Other - Garmin Forerunner 910 XT Sportswatch - Heason Events

Garmin Forerunner 910 XT Sportswatch

19th Sep 2013

Garmin Forerunner 910 XT

A month or two back I reviewed the Garmin Fenix GPS watch which was aimed at runners and outdoors folk (walkers, hunters, fisherman etc). It was great, but had its limitations. The 910 XT is aimed squarely at those wanting to record their activities and is set up specifically for running, cycling and swimming. What it is not, is a watch to wear all of the time, to tell the time, set alarms and so forth, and then turn on to GPS mode when you do some activity. It does tell the time, and you can turn off the GPS, but it's not entirely intuitive.

So let's start from the start. The watch arrived boxed and with some charge so I was able to immediately start playing. It did require some charging to get it up to a full charge, but that's no great shakes. It charges via a USB clamp with two contact points that match up with two recessed ones on the back of the watch. The clamp is easy to fit, and 9 times out of 10 works first time. On occasion you need to remove the clamp, lick the contacts (remembering to remove the usb end from the socket so as to avoid a tingling sensation on your tongue!) and then reconnect. If the contacts are made the display shows a charging indicator. Interestingly the clamp covers the on-off switch which means you can't turn it on and off during charging. Whilst we are on charging let's talk briefly about battery life. There are two data recording modes: Every Second, and Smart Recording. The first is obvious, and what I use, the second records whenever there is a change in data, supposedly lasting longer. To be fair I ran a 6 hour mountain marathon in August and the battery indicator was somewhere just below a half by the end of it so I've not needed to change to Smart Recording yet. I've had no problem with battery life whilst using the thing, but I have been surprised at how quickly it drains if you forget to turn off the GPS after an activity. It always pays to make sure, a few hours before an activity, that it is charged.

What does it look like?

It's black, with as nice flexible rubber strap with plenty, and  mean plenty, of adjustment settings. It's designed in such a way that it's pretty eas to almost ratchet it tighter if you need to, a handy feature if you are already on your run and want to do this with minimum fuss. The screen fills most of the front face of the watch meaning that you get plenty of information without having to wear a large computer on your wrist. It's slightly chunkier than your average wrist watch, but comparable to many sports watches - think G-Shock. There are a fair few buttons on it. Top left is the power button - long press to turn on or off., short press gives you a basic summary to tell you what the screen brightness is set to and what devices are connected wirelessly, though frustratingly not including a battery level indicator. Bottom left is the mode button which also acts as a 'back' button though it doesn't say this on the watch. Top right are a pair of arrow buttons for scrolling up and down through the menu systems. Bottom right is an Enter button for making selections. Then on the front face, bottom left is a Lap button and bottom right is the Start / Stop button for activities.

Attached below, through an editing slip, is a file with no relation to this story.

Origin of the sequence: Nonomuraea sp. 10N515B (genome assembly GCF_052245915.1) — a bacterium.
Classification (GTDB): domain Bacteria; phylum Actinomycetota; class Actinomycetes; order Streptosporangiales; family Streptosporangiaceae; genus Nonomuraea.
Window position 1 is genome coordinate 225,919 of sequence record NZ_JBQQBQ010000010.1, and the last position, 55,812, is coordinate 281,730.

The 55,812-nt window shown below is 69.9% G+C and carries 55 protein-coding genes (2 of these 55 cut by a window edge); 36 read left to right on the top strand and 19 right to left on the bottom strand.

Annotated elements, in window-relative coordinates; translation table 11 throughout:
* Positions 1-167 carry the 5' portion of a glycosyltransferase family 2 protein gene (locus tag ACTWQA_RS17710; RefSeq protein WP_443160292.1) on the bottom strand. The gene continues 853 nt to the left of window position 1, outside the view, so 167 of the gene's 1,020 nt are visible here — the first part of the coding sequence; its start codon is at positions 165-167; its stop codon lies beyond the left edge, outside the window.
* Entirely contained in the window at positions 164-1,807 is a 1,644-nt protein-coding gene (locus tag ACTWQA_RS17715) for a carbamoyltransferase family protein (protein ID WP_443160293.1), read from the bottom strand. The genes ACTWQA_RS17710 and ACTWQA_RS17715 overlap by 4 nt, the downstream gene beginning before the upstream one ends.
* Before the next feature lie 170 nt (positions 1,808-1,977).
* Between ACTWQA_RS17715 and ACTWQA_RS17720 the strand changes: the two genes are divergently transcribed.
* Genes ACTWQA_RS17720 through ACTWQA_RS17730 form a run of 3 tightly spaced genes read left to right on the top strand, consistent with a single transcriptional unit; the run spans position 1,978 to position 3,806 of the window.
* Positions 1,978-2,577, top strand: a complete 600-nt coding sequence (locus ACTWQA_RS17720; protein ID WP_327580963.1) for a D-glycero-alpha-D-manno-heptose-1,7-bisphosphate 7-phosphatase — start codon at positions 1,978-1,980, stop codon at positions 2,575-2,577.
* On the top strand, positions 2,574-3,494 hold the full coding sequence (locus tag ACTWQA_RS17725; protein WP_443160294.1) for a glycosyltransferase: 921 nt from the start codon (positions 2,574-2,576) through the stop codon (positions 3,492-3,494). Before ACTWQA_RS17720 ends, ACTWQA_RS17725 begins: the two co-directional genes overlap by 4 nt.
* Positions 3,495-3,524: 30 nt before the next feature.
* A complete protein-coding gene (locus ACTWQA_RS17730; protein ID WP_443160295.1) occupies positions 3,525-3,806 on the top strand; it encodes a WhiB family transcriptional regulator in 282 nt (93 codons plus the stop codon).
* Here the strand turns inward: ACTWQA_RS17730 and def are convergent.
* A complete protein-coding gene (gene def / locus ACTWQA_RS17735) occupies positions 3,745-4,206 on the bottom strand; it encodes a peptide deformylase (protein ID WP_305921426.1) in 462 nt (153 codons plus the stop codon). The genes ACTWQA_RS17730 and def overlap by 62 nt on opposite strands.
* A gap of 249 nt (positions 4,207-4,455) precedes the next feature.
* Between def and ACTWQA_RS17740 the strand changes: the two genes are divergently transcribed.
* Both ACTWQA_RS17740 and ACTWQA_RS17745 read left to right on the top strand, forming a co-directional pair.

Ease Of Use

Once you turn it on it immediately begins looking for satellites. If you are outdoors I've found it to be pretty quick at locking onto them and you are ready to go within 30 seconds. If you are indoors and want to use the watch, albeit with limited functionality, then you need to press the Enter button to bring up the option to stop it looking for satellites. Frustratingly there doesn't appear to be a way to turn the GPS back on without turning the watch off and back on. Not sure why they didn't make this an easily switchable function given that it is the watch's primary bit of functionality, but it's easily livable with. Once you are locked on and ready to go there are two screens - the status screen and the menu screen; you toggle between the two with the Mode button. First off you need to go into the Mode screen to select your sport and, if you haven't already done so, tweak the settings to suit you (more on this in a minute), before switching to the status screen and you are ready to go. As you start your activity it's a simple job of pressing the Start button and things kick into motion, or rather you kick in to motion and the watch tracks you! When you finish, press the Start button again (counterintuitive I know), and then if you want to save the activity you have to long-press the Lap button (counterintuitive again!), which brings up a message saying that it will reset the activity in 3 seconds. Resetting it actually saves it. Why they can't use sensible terminology and button names I don't know, but once you get used to it it's fine. As you are excercising you can scroll between the various status sub screens which are very customisable to see all manner of information about your activity with the up and down arrows on the right-hand side.

Swimming With It

You can use it for both open water swimming and indoor pool swimming. It will record your distance, pace and stroke count (it's won't record your heart rate). Have not yet had the chance to test this, but will do and will update this review.